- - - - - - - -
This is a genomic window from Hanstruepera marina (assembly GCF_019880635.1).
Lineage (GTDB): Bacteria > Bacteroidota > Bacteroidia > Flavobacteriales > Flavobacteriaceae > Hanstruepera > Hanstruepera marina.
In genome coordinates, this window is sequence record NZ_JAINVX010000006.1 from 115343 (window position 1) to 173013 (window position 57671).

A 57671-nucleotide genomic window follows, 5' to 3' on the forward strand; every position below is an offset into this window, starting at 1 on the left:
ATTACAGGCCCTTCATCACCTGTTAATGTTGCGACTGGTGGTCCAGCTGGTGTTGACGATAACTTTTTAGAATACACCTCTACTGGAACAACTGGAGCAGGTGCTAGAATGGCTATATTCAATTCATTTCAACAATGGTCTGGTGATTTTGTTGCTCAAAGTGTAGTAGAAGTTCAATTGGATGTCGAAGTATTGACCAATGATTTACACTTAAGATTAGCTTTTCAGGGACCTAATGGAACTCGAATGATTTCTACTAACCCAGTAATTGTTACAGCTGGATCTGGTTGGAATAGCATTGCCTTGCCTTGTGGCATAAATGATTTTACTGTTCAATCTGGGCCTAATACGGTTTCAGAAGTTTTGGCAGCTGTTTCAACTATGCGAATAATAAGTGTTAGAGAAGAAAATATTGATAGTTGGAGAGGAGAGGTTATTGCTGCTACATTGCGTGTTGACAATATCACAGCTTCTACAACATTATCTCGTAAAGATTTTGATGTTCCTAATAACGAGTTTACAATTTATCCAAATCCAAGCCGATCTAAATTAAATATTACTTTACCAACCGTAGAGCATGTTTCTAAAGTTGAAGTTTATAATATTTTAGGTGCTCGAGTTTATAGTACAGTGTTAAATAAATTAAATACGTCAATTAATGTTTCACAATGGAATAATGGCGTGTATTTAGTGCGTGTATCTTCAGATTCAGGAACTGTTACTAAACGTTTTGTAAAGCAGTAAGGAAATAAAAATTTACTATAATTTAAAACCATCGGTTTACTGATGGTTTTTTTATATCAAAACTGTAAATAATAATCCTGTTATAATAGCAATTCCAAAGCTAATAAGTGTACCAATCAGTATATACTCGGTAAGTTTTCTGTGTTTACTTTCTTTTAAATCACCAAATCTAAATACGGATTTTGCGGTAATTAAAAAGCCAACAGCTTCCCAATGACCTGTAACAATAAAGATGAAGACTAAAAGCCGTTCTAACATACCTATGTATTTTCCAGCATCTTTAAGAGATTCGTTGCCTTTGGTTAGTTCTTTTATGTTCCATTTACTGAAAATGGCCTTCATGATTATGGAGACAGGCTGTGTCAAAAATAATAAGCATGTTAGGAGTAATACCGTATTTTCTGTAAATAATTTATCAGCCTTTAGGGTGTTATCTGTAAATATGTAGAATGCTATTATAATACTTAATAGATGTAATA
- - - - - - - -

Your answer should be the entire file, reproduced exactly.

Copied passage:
This is a genomic window from Hanstruepera marina (assembly GCF_019880635.1).
Lineage (GTDB): Bacteria > Bacteroidota > Bacteroidia > Flavobacteriales > Flavobacteriaceae > Hanstruepera > Hanstruepera marina.
In genome coordinates, this window is sequence record NZ_JAINVX010000006.1 from 115343 (window position 1) to 173013 (window position 57671).

A 57671-nucleotide genomic window follows, 5' to 3' on the forward strand; every position below is an offset into this window, starting at 1 on the left:
ATTACAGGCCCTTCATCACCTGTTAATGTTGCGACTGGTGGTCCAGCTGGTGTTGACGATAACTTTTTAGAATACACCTCTACTGGAACAACTGGAGCAGGTGCTAGAATGGCTATATTCAATTCATTTCAACAATGGTCTGGTGATTTTGTTGCTCAAAGTGTAGTAGAAGTTCAATTGGATGTCGAAGTATTGACCAATGATTTACACTTAAGATTAGCTTTTCAGGGACCTAATGGAACTCGAATGATTTCTACTAACCCAGTAATTGTTACAGCTGGATCTGGTTGGAATAGCATTGCCTTGCCTTGTGGCATAAATGATTTTACTGTTCAATCTGGGCCTAATACGGTTTCAGAAGTTTTGGCAGCTGTTTCAACTATGCGAATAATAAGTGTTAGAGAAGAAAATATTGATAGTTGGAGAGGAGAGGTTATTGCTGCTACATTGCGTGTTGACAATATCACAGCTTCTACAACATTATCTCGTAAAGATTTTGATGTTCCTAATAACGAGTTTACAATTTATCCAAATCCAAGCCGATCTAAATTAAATATTACTTTACCAACCGTAGAGCATGTTTCTAAAGTTGAAGTTTATAATATTTTAGGTGCTCGAGTTTATAGTACAGTGTTAAATAAATTAAATACGTCAATTAATGTTTCACAATGGAATAATGGCGTGTATTTAGTGCGTGTATCTTCAGATTCAGGAACTGTTACTAAACGTTTTGTAAAGCAGTAAGGAAATAAAAATTTACTATAATTTAAAACCATCGGTTTACTGATGGTTTTTTTATATCAAAACTGTAAATAATAATCCTGTTATAATAGCAATTCCAAAGCTAATAAGTGTACCAATCAGTATATACTCGGTAAGTTTTCTGTGTTTACTTTCTTTTAAATCACCAAATCTAAATACGGATTTTGCGGTAATTAAAAAGCCAACAGCTTCCCAATGACCTGTAACAATAAAGATGAAGACTAAAAGCCGTTCTAACATACCTATGTATTTTCCAGCATCTTTAAGAGATTCGTTGCCTTTGGTTAGTTCTTTTATGTTCCATTTACTGAAAATGGCCTTCATGATTATGGAGACAGGCTGTGTCAAAAATAATAAGCATGTTAGGAGTAATACCGTATTTTCTGTAAATAATTTATCAGCCTTTAGGGTGTTATCTGTAAATATGTAGAATGCTATTATAATACTTAATAGATGTAATA